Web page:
How does a baby say ‘I love you’? By sneezing on your face

Jacob has a cold.  Which, according to the laws of mommydom, means that I also have a cold because the first indication that we had that he wasn’t feeling great was when he sneezed.  On my face.

sick mom

At ten months old (and CRAWLING!  YAY!!!!!!!), this is our second cold, and this one is milder than the first.  No fever, just stuffy with a very runny nose. No biggie and he can still go to daycare.  (Although I feel seriously guilty sending him to daycare, both because I know he doesn’t feel great and because wiping snot is disgusting when it’s my OWN kid. I can’t imagine having to do that to someone else’s kid!  Gross!)

sick child daycare

When he got his first cold, we panicked.  Jacob had a slight fever, so I sent hubby to CVS for infant Tylenol.  He returned 20 minutes later having spent $70 buying EVERYTHING in the baby care section.  He’s not allowed to go to CVS anymore.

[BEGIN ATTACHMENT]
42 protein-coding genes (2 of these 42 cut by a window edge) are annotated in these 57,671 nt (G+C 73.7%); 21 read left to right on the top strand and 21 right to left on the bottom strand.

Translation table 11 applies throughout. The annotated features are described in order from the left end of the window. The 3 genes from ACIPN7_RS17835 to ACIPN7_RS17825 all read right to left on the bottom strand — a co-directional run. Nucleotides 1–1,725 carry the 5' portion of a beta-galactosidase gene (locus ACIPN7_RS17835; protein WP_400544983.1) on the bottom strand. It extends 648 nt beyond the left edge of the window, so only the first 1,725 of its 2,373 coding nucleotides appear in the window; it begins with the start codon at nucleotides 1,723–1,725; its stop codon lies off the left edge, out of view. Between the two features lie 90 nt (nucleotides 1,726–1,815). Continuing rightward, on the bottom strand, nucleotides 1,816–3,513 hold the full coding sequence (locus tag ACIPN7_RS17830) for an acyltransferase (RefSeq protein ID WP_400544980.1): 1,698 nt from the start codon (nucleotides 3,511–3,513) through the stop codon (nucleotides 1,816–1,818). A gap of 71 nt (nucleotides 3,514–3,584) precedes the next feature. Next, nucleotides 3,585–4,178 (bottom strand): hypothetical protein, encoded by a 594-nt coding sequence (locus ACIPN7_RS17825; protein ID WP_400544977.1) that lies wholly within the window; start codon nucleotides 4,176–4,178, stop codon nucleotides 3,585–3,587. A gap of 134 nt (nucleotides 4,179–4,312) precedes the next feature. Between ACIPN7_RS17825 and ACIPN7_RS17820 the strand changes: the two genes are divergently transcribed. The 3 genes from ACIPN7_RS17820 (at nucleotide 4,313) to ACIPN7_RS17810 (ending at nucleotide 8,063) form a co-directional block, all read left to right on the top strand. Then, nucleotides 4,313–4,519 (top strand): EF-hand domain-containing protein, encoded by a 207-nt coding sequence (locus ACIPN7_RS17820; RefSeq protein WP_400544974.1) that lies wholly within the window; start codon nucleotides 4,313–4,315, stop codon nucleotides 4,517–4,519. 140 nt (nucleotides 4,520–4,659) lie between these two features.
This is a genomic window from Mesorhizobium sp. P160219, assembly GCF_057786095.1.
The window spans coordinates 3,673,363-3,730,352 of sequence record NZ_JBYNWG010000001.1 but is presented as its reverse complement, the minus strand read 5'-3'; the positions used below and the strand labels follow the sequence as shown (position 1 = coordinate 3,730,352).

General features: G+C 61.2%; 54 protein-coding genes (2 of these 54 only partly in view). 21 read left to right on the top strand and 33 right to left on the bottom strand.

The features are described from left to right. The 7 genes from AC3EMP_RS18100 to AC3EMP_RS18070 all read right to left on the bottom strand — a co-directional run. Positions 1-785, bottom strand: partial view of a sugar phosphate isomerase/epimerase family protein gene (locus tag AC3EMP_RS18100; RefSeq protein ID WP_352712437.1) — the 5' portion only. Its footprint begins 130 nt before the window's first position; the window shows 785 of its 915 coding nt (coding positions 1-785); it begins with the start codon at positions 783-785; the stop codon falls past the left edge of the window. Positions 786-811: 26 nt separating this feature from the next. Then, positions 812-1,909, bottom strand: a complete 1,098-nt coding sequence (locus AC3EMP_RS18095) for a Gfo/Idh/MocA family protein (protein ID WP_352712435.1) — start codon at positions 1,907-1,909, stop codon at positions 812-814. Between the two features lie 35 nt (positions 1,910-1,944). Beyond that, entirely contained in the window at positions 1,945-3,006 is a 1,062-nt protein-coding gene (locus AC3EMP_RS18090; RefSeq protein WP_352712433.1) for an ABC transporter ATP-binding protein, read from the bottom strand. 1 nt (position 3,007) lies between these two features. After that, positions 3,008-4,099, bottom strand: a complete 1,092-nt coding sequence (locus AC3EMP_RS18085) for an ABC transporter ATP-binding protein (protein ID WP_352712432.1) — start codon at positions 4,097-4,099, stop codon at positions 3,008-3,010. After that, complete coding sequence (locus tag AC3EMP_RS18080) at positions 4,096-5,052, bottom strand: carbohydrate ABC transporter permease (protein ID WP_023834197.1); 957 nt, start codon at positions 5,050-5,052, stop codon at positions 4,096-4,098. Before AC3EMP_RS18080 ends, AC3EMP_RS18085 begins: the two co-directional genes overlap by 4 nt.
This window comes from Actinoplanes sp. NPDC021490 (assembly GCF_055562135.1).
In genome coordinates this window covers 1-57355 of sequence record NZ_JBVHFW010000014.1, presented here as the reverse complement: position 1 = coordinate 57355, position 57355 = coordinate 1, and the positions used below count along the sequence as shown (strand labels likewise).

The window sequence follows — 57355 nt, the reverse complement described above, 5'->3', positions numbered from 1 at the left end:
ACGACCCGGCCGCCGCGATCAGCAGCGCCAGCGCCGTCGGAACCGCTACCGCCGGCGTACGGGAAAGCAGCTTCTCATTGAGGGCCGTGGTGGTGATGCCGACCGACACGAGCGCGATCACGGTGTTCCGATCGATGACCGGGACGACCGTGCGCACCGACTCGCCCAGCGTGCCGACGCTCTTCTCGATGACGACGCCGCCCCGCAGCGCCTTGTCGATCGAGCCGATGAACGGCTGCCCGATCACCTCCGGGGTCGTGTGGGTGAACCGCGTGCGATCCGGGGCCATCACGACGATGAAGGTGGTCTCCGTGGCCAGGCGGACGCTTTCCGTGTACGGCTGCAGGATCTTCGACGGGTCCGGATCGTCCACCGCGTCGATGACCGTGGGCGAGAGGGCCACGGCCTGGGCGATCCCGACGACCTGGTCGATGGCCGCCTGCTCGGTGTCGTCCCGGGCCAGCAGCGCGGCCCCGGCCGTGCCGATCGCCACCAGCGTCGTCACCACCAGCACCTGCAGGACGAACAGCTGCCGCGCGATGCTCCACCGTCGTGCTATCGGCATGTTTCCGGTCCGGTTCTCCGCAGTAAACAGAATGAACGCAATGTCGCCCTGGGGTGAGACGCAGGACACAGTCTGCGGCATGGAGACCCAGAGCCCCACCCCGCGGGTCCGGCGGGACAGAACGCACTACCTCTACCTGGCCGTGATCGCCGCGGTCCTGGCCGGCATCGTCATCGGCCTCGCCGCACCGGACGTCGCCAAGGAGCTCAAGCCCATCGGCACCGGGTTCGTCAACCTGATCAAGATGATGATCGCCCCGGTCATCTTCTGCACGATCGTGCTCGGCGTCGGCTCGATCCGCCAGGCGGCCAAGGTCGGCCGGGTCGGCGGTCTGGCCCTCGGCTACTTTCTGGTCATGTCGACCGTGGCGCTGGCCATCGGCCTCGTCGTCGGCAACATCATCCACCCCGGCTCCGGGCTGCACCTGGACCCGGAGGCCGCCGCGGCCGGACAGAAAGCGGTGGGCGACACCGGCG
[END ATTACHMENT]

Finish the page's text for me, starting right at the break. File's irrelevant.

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Actual picture of what $70 buys you at CVS

We took turns taking the day off of school to stay home with him and rushed him to the pediatrician twice, only to be told both times that it was a cold, that babies get colds, and that he’d be fine.  (They DID give us antibiotics for his ears the second time we went, although they said they weren’t infected, they just looked like they COULD get infected as the cold continued.  Insane first-time parents like us are probably why everyone is developing antibiotic immunities these days.  Honestly, they ought to just give parents pink, bubblegum-flavored sugar water to give babies and tell us it’s medicine so we can feel like we’re doing something to help.)

antibiotics

So this time, in the absence of a fever, we didn’t worry.*

*Okay we worried.  But I sent frantic texts to my brother, who is a doctor, instead of rushing Jacob to the pediatrician.  Because instead of giving me antibiotics, he tells me I’m an idiot and to stop it, which actually probably does more good than the antibiotics.